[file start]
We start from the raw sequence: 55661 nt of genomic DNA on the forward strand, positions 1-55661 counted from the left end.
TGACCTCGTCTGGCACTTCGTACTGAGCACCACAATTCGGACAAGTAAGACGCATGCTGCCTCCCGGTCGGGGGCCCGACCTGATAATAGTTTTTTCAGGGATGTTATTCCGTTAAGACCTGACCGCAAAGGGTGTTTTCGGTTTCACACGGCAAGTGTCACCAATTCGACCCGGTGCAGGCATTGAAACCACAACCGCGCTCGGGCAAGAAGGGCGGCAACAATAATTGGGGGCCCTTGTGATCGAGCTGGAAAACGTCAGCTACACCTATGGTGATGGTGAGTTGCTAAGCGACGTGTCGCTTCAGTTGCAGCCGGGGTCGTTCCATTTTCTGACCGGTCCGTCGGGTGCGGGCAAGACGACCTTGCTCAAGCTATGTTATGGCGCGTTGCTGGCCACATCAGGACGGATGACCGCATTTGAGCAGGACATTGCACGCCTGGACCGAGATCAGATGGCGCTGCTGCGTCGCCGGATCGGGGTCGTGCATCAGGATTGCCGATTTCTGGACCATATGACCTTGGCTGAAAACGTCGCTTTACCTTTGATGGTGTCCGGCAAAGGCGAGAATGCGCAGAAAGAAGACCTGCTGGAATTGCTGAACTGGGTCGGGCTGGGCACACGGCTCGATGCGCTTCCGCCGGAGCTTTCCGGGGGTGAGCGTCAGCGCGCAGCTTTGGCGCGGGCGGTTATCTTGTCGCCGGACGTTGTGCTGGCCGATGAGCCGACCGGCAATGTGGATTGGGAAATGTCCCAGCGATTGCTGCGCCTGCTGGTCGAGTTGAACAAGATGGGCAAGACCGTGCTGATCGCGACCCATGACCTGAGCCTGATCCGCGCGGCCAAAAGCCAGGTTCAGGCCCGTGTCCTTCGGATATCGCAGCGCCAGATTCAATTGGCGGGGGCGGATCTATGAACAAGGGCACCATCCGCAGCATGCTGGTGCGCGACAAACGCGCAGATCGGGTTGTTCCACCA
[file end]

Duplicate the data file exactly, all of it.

We start from the raw sequence: 55661 nt of genomic DNA on the forward strand, positions 1-55661 counted from the left end.
TGACCTCGTCTGGCACTTCGTACTGAGCACCACAATTCGGACAAGTAAGACGCATGCTGCCTCCCGGTCGGGGGCCCGACCTGATAATAGTTTTTTCAGGGATGTTATTCCGTTAAGACCTGACCGCAAAGGGTGTTTTCGGTTTCACACGGCAAGTGTCACCAATTCGACCCGGTGCAGGCATTGAAACCACAACCGCGCTCGGGCAAGAAGGGCGGCAACAATAATTGGGGGCCCTTGTGATCGAGCTGGAAAACGTCAGCTACACCTATGGTGATGGTGAGTTGCTAAGCGACGTGTCGCTTCAGTTGCAGCCGGGGTCGTTCCATTTTCTGACCGGTCCGTCGGGTGCGGGCAAGACGACCTTGCTCAAGCTATGTTATGGCGCGTTGCTGGCCACATCAGGACGGATGACCGCATTTGAGCAGGACATTGCACGCCTGGACCGAGATCAGATGGCGCTGCTGCGTCGCCGGATCGGGGTCGTGCATCAGGATTGCCGATTTCTGGACCATATGACCTTGGCTGAAAACGTCGCTTTACCTTTGATGGTGTCCGGCAAAGGCGAGAATGCGCAGAAAGAAGACCTGCTGGAATTGCTGAACTGGGTCGGGCTGGGCACACGGCTCGATGCGCTTCCGCCGGAGCTTTCCGGGGGTGAGCGTCAGCGCGCAGCTTTGGCGCGGGCGGTTATCTTGTCGCCGGACGTTGTGCTGGCCGATGAGCCGACCGGCAATGTGGATTGGGAAATGTCCCAGCGATTGCTGCGCCTGCTGGTCGAGTTGAACAAGATGGGCAAGACCGTGCTGATCGCGACCCATGACCTGAGCCTGATCCGCGCGGCCAAAAGCCAGGTTCAGGCCCGTGTCCTTCGGATATCGCAGCGCCAGATTCAATTGGCGGGGGCGGATCTATGAACAAGGGCACCATCCGCAGCATGCTGGTGCGCGACAAACGCGCAGATCGGGTTGTTCCACCA